Thursday, 18 June 2009

Thursday 18th.June 2009

Having spent yesterday strimming paths up on the Greensand Ridge , and with cloud cover approaching from the West , I would have liked to have had an early start today , but a dental appointment put paid to that , and it was 10.30 before I arrived at High Elms , and the clouds were already gathering . By the time I got to Burnt Gorse , just 10/15 minutes of sunshine remained . The object of the visit , was to see if any Silver Washed Fritillaries had emerged , as the recent warm weather has brought them out on other sites . A quick look round their favourite places didn't reveal any , and by then the sun had gone behind clouds . Meadow Browns and Ringlets were still active for a while , as was this rather ragged female Large White . Good numbers of Large Skipper were found , and at the bottom of the slope several male Small Skippers , with no marbling on the wing . For the next couple of weeks , it is reasonable to assume that any small Skippers seen are Small , but then the Essex Skipper will emerge , and make recording more difficult . The best ID for each species , is the tips of their antennae . As can be seen from the male above , the tips of his are orange , but can be dull brown . The tips of the Essex Skipper's antennae look as if someone has dipped them in a pot of black ink . This was a female I photographed up on the Common last year . Day flying moths recorded included Cinnabar , Burnet Companion and 6 Spot Burnet moth , which I posted the other day , but couldn't resist this one on a Common Spotted Orchid with a Hovver Fly as company . I checked the Violet Helleborine on the way back to the car , and now we have two , the second being the 'achlorophyllous' form , like the first . After lunch , and doing a bit of fence repairs in the garden , I had a hour at the farm lake . All the water birds seem OK , with the young of the first Little Grebe family , almost full size now , but still showing their juvenile plumage . Around the lake , Damselflies , Black Tailed Skimmers and Common Darters are still emerging in numbers , but not many mature specimens were on the wing . Common Blue and Blue Tailed Damselflies are still the most numerous , but Large Red are recorded every now and again . More flowers and plants are coming into flower like this Meadowsweet , and also , one of my favourites , Greater Knapweed . Butterflies were hard to find , and those recorded were tucked down in the vegetation . They were Meadow Brown and an aptly named Ringlet , with it's 'rings' and the creamy white border . Just one day flying moth was recorded , but it was the strange looking Plume Moth . I was just about to leave the site , when a rush of air sound had me looking over my shoulder into the corner of the lake , where a Hobby had attempted to take a Dragonfly , just 1 mtr. above the surface and 10 mtrs. from where I was standing . It immediately went into an almost vertical climb to avoid the trees behind where I was standing . I got in amongst the trees and watched it make another attempt over the other side of the lake , and then fly off behind the farmhouse . After a couple of minutes it returned , with another , but this time high up with the Swifts . I watched them for 10/15 minutes , but didn't see them get their tea . I took a couple of shots , knowing that would only be silhouettes , but enough to make out the species .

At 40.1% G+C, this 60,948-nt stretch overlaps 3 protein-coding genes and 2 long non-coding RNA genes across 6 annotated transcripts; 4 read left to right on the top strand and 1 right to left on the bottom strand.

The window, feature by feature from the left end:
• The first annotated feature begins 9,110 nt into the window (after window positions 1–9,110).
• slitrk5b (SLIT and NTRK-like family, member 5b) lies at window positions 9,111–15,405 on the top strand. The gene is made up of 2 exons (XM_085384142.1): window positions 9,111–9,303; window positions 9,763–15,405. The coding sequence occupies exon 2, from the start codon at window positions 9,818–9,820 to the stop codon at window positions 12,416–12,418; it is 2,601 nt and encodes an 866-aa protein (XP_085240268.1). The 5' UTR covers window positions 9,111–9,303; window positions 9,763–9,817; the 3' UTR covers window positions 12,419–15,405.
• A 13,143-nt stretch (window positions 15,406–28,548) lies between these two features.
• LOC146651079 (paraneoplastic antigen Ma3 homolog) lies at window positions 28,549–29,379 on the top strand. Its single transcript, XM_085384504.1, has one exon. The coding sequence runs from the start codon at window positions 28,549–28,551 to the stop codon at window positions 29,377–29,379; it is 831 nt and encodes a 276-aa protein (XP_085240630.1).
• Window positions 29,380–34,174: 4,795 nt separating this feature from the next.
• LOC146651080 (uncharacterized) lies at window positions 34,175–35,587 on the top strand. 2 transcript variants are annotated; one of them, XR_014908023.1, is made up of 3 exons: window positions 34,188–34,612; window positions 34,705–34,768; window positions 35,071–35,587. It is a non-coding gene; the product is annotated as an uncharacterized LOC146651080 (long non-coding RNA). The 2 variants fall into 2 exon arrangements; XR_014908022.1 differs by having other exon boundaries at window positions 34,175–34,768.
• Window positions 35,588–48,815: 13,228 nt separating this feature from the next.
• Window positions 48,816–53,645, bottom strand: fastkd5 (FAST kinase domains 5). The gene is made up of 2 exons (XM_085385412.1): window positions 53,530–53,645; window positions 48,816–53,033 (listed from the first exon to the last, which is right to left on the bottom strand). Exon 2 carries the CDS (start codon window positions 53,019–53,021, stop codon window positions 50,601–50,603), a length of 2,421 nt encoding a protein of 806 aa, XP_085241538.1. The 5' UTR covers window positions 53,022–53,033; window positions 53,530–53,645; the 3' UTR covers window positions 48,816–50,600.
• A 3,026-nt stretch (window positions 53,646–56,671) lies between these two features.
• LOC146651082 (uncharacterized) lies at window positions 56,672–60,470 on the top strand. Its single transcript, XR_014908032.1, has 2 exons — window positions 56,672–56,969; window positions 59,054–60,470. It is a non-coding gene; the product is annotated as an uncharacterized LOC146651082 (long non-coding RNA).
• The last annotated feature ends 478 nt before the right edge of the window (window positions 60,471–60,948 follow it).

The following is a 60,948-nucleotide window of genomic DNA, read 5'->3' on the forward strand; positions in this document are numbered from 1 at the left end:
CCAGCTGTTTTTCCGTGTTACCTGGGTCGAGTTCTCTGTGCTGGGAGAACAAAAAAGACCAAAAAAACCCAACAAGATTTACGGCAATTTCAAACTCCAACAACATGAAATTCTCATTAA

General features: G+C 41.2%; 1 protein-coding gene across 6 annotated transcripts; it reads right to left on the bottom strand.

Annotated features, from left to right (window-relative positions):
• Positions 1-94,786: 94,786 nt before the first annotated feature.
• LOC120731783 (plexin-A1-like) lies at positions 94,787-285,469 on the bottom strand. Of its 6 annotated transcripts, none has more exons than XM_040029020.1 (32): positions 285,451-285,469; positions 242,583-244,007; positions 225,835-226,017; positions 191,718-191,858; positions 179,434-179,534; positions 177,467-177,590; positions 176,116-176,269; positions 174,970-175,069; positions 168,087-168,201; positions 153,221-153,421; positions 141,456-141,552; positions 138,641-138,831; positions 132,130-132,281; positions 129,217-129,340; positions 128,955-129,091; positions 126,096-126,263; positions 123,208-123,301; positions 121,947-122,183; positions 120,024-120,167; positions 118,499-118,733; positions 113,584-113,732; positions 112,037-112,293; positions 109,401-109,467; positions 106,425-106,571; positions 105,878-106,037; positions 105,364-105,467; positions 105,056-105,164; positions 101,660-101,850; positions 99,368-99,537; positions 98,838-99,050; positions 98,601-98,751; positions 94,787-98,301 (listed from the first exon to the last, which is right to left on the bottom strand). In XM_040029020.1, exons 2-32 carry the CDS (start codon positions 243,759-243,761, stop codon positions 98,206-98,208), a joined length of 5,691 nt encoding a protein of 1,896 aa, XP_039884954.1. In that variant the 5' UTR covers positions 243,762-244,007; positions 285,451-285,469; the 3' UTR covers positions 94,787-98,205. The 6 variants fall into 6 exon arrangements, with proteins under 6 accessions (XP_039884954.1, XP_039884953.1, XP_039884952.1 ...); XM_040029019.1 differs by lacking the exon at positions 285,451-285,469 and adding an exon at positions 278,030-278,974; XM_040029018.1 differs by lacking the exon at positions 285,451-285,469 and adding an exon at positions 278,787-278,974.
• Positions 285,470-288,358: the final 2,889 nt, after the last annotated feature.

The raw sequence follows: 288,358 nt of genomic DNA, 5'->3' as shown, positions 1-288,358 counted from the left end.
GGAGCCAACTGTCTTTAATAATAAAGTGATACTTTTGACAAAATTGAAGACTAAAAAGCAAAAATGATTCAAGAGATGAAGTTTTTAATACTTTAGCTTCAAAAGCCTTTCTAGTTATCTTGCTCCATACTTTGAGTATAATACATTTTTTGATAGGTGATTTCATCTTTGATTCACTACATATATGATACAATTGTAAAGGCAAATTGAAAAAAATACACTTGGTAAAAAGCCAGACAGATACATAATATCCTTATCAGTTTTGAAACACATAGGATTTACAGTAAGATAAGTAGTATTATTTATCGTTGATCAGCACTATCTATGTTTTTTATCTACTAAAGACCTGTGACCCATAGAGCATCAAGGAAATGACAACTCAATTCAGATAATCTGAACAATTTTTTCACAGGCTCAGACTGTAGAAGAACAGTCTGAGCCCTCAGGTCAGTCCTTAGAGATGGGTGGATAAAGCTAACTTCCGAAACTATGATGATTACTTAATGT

Warren Baker said...

Always difficult to capture the Hobby Greenie.

What are the chances of an essex skipper on my patch, whats the habitat requirement?

Greenie said...

Warren ,
You have Large Skipper , so there is every chance of Essex as well when they emerge in a couple of weeks . Both use the same type of habitat - Long uncut grass , verges , woodland glades and embankments .
The Small Skipper uses similar , but more open habitat , e.g. field edges , but these must contain a grass called Yorkshire Fog , it's foodplant .
If you don't know the grass , Google it and click on the Wikipedia entry , guarantee you've see it .

Kingsdowner said...

Yet another reminder to get up to High Brooms. Soon I hope.

Thanks for the reminder about the differences between Small and Essex. Awkward things.